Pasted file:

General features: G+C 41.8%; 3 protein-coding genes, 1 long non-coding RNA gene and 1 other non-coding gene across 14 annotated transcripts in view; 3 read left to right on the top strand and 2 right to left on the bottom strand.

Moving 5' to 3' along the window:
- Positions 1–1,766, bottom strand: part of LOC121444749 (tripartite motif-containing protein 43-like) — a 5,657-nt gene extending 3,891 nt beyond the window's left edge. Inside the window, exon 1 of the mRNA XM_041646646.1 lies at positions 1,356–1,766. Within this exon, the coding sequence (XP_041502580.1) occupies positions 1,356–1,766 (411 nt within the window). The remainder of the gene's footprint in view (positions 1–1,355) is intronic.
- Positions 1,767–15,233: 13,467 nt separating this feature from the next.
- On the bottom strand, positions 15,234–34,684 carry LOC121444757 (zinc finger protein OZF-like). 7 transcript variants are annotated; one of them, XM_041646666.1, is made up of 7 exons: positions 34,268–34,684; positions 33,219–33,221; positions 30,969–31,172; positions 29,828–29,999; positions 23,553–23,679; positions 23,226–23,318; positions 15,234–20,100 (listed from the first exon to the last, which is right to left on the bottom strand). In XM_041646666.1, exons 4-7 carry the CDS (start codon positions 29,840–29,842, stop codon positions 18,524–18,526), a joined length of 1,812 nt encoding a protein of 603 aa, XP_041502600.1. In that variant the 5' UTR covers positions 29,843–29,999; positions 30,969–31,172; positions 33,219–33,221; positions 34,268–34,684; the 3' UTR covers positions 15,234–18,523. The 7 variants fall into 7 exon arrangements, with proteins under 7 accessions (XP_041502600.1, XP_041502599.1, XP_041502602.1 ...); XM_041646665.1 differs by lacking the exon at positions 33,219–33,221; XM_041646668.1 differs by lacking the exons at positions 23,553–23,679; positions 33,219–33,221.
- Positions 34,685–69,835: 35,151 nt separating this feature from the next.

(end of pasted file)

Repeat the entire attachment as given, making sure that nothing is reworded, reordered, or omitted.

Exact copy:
General features: G+C 41.8%; 3 protein-coding genes, 1 long non-coding RNA gene and 1 other non-coding gene across 14 annotated transcripts in view; 3 read left to right on the top strand and 2 right to left on the bottom strand.

Moving 5' to 3' along the window:
- Positions 1–1,766, bottom strand: part of LOC121444749 (tripartite motif-containing protein 43-like) — a 5,657-nt gene extending 3,891 nt beyond the window's left edge. Inside the window, exon 1 of the mRNA XM_041646646.1 lies at positions 1,356–1,766. Within this exon, the coding sequence (XP_041502580.1) occupies positions 1,356–1,766 (411 nt within the window). The remainder of the gene's footprint in view (positions 1–1,355) is intronic.
- Positions 1,767–15,233: 13,467 nt separating this feature from the next.
- On the bottom strand, positions 15,234–34,684 carry LOC121444757 (zinc finger protein OZF-like). 7 transcript variants are annotated; one of them, XM_041646666.1, is made up of 7 exons: positions 34,268–34,684; positions 33,219–33,221; positions 30,969–31,172; positions 29,828–29,999; positions 23,553–23,679; positions 23,226–23,318; positions 15,234–20,100 (listed from the first exon to the last, which is right to left on the bottom strand). In XM_041646666.1, exons 4-7 carry the CDS (start codon positions 29,840–29,842, stop codon positions 18,524–18,526), a joined length of 1,812 nt encoding a protein of 603 aa, XP_041502600.1. In that variant the 5' UTR covers positions 29,843–29,999; positions 30,969–31,172; positions 33,219–33,221; positions 34,268–34,684; the 3' UTR covers positions 15,234–18,523. The 7 variants fall into 7 exon arrangements, with proteins under 7 accessions (XP_041502600.1, XP_041502599.1, XP_041502602.1 ...); XM_041646665.1 differs by lacking the exon at positions 33,219–33,221; XM_041646668.1 differs by lacking the exons at positions 23,553–23,679; positions 33,219–33,221.
- Positions 34,685–69,835: 35,151 nt separating this feature from the next.